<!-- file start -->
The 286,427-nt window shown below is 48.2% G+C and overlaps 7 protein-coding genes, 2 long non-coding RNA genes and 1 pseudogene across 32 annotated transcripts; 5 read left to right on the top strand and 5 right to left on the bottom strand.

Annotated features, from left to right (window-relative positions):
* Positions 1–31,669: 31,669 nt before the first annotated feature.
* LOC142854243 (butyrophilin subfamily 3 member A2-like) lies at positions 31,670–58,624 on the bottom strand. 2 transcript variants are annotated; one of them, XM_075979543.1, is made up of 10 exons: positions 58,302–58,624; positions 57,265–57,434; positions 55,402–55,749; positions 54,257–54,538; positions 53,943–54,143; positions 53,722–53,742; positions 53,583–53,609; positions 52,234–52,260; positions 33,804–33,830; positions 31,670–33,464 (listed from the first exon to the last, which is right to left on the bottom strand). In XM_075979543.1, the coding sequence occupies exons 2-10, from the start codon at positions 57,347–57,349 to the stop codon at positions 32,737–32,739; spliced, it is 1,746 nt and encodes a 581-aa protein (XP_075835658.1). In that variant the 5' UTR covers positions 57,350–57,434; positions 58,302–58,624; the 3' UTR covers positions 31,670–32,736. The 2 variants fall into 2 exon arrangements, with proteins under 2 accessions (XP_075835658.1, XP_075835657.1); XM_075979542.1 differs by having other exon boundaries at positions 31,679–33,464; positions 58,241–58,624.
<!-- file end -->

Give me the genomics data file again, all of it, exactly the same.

The 286,427-nt window shown below is 48.2% G+C and overlaps 7 protein-coding genes, 2 long non-coding RNA genes and 1 pseudogene across 32 annotated transcripts; 5 read left to right on the top strand and 5 right to left on the bottom strand.

Annotated features, from left to right (window-relative positions):
* Positions 1–31,669: 31,669 nt before the first annotated feature.
* LOC142854243 (butyrophilin subfamily 3 member A2-like) lies at positions 31,670–58,624 on the bottom strand. 2 transcript variants are annotated; one of them, XM_075979543.1, is made up of 10 exons: positions 58,302–58,624; positions 57,265–57,434; positions 55,402–55,749; positions 54,257–54,538; positions 53,943–54,143; positions 53,722–53,742; positions 53,583–53,609; positions 52,234–52,260; positions 33,804–33,830; positions 31,670–33,464 (listed from the first exon to the last, which is right to left on the bottom strand). In XM_075979543.1, the coding sequence occupies exons 2-10, from the start codon at positions 57,347–57,349 to the stop codon at positions 32,737–32,739; spliced, it is 1,746 nt and encodes a 581-aa protein (XP_075835658.1). In that variant the 5' UTR covers positions 57,350–57,434; positions 58,302–58,624; the 3' UTR covers positions 31,670–32,736. The 2 variants fall into 2 exon arrangements, with proteins under 2 accessions (XP_075835658.1, XP_075835657.1); XM_075979542.1 differs by having other exon boundaries at positions 31,679–33,464; positions 58,241–58,624.